Data and Sample Data source: HERI’s 2004 Cooperative Institutional Research Program’s (CIRP) Freshman Survey; over 400,000 respondents at 720 institutions. Sample: College freshmen intending to major in the biomedical and behavioral sciences –32,543 students from 694 four-year institutions –Randomly drawn sample of white students to match the URM sample
Methods Descriptive statistics Logistic and linear regression Participation in summer research program Participation in health science research program sponsored by a university Enrolling at a selective institution –Selective institution: Institutional average SAT score > 1200
Independent Variables Background characteristics Finances High school activities: Coursework, participation in civic activities Self-efficacy Goals & expectations
Sample Characteristics Female Average high school GPA Average SAT score Attended public high school 67.7% B+/A- 1112 79% Pre-professional health science field34% Biological science major35% Behavioral science major23% Chemistry major5% Public institutions65% University50% Minority Serving Institutions (HBCU, HSI)16%
Participation in research programs Summer research program URM (+) Parental education and parent as scientist (+) Working while in high school (-) Female (-) Public magnet high school (+) Physical and biological science coursework (+) Talking with teacher outside of class (+) Performing civic activities related to health field (+) Intellectual self-confidence (+) Majoring in behavioral science (-) Health science program URM (+) Parental education (+) Low parental income (+) Public magnet high school (+) Biological science coursework (+) Tutored another student, talking with teacher outside of class (+) Performing civic activities related to health field (+) Intellectual self-confidence (+) Majoring in behavioral science (-)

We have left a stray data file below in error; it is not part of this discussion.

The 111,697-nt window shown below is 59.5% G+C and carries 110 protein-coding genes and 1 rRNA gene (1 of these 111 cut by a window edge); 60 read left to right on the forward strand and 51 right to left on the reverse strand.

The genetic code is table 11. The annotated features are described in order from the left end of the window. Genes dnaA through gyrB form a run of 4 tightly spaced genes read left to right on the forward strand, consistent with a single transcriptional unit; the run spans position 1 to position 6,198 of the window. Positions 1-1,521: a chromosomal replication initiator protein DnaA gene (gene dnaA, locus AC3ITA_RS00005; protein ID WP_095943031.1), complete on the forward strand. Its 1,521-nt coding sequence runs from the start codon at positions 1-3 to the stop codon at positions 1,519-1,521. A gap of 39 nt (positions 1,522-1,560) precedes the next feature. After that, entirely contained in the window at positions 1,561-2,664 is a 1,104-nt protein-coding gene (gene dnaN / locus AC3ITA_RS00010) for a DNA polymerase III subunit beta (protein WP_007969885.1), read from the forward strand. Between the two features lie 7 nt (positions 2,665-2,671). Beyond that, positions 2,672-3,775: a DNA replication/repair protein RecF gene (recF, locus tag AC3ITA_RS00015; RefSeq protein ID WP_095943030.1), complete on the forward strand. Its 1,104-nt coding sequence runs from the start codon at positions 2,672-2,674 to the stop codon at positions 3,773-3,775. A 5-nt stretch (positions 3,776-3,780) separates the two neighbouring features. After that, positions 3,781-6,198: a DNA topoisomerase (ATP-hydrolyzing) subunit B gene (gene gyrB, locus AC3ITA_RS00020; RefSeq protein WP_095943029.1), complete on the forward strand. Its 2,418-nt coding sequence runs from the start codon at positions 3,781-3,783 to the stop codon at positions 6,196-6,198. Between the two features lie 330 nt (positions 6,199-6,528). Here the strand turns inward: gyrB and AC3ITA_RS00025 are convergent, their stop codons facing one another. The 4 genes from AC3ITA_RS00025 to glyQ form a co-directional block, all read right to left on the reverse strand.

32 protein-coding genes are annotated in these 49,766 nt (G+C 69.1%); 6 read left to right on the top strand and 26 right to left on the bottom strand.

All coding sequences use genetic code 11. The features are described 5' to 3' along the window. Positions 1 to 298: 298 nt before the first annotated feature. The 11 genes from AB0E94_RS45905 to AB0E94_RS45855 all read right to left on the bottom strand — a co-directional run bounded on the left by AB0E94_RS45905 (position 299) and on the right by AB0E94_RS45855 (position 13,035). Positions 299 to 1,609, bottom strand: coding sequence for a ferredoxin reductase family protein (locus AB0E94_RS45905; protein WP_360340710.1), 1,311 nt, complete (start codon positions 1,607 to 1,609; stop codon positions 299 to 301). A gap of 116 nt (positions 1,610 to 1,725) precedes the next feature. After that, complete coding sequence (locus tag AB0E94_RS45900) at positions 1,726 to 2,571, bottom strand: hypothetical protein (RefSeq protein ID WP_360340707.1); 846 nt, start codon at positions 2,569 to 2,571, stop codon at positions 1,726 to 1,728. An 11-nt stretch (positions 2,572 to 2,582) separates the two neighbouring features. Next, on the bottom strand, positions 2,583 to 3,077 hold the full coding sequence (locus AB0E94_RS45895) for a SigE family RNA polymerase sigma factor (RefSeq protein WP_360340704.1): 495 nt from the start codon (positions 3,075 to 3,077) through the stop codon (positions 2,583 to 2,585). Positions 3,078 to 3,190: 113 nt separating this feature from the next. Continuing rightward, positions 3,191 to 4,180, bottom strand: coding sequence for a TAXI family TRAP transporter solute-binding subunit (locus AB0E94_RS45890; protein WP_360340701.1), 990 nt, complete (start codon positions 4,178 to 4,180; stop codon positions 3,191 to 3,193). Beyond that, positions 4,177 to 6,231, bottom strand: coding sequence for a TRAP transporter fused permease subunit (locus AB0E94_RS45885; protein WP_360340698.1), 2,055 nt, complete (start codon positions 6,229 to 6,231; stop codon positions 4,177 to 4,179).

Attending a selective institution Background characteristics & Finances Native English speaker (-) High parental income (+) Working while in high school and during college (-) High school preparation and activities Private independent high school (+) High school GPA and SAT scores (+) Physical science coursework (+) Hours per week studying/homework, talking with teacher outside of class (+) Participation in summer research program (+) Goals Majoring in a biological or behavioral science [vs. pre-prof. science] (+) Attending this college to prepare for graduate/professional school (+)
Implications Programmatic efforts in high school may serve as interventions to diversify pool of students interested in biomedical sciences attending selective institutions Expand programs to include currently underserved populations and interests Need to look beyond traditional academic indicators and experiences for admissions to selective institutions Provide financial support for underrepresented students interested in the sciences
For more information on the project http://www.gseis.ucla.edu/heri/nih/index.html